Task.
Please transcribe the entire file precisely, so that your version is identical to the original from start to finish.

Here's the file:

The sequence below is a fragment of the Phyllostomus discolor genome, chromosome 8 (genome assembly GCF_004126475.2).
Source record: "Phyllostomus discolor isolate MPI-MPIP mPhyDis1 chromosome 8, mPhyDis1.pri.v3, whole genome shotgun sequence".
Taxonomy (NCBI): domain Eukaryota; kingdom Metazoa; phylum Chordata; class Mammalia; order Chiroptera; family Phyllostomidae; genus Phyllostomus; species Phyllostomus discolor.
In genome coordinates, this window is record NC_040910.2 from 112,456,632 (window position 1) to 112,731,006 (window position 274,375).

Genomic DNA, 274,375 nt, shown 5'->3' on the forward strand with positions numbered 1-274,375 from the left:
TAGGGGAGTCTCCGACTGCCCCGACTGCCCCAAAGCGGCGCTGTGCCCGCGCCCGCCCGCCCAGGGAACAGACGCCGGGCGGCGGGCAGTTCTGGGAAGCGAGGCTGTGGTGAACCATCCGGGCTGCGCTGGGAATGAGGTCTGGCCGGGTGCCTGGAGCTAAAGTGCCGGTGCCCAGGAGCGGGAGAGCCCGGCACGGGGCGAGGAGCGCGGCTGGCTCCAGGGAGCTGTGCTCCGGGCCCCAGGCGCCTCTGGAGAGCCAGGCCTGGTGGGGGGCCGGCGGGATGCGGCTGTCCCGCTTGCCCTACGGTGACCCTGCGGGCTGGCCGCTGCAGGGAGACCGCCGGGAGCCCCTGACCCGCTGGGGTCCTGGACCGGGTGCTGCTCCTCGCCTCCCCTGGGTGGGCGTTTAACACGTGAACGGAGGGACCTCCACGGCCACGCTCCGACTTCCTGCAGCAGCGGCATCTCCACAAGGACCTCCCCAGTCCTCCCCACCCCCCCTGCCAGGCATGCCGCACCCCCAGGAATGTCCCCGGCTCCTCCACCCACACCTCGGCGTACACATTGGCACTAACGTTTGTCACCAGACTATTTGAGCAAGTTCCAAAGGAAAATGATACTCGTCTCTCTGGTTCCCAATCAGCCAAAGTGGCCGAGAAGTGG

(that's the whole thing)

The sequence below is a fragment of the Phyllostomus discolor genome, chromosome 8 (genome assembly GCF_004126475.2).
Source record: "Phyllostomus discolor isolate MPI-MPIP mPhyDis1 chromosome 8, mPhyDis1.pri.v3, whole genome shotgun sequence".
Taxonomy (NCBI): domain Eukaryota; kingdom Metazoa; phylum Chordata; class Mammalia; order Chiroptera; family Phyllostomidae; genus Phyllostomus; species Phyllostomus discolor.
In genome coordinates, this window is record NC_040910.2 from 112,456,632 (window position 1) to 112,731,006 (window position 274,375).

Genomic DNA, 274,375 nt, shown 5'->3' on the forward strand with positions numbered 1-274,375 from the left:
TAGGGGAGTCTCCGACTGCCCCGACTGCCCCAAAGCGGCGCTGTGCCCGCGCCCGCCCGCCCAGGGAACAGACGCCGGGCGGCGGGCAGTTCTGGGAAGCGAGGCTGTGGTGAACCATCCGGGCTGCGCTGGGAATGAGGTCTGGCCGGGTGCCTGGAGCTAAAGTGCCGGTGCCCAGGAGCGGGAGAGCCCGGCACGGGGCGAGGAGCGCGGCTGGCTCCAGGGAGCTGTGCTCCGGGCCCCAGGCGCCTCTGGAGAGCCAGGCCTGGTGGGGGGCCGGCGGGATGCGGCTGTCCCGCTTGCCCTACGGTGACCCTGCGGGCTGGCCGCTGCAGGGAGACCGCCGGGAGCCCCTGACCCGCTGGGGTCCTGGACCGGGTGCTGCTCCTCGCCTCCCCTGGGTGGGCGTTTAACACGTGAACGGAGGGACCTCCACGGCCACGCTCCGACTTCCTGCAGCAGCGGCATCTCCACAAGGACCTCCCCAGTCCTCCCCACCCCCCCTGCCAGGCATGCCGCACCCCCAGGAATGTCCCCGGCTCCTCCACCCACACCTCGGCGTACACATTGGCACTAACGTTTGTCACCAGACTATTTGAGCAAGTTCCAAAGGAAAATGATACTCGTCTCTCTGGTTCCCAATCAGCCAAAGTGGCCGAGAAGTGG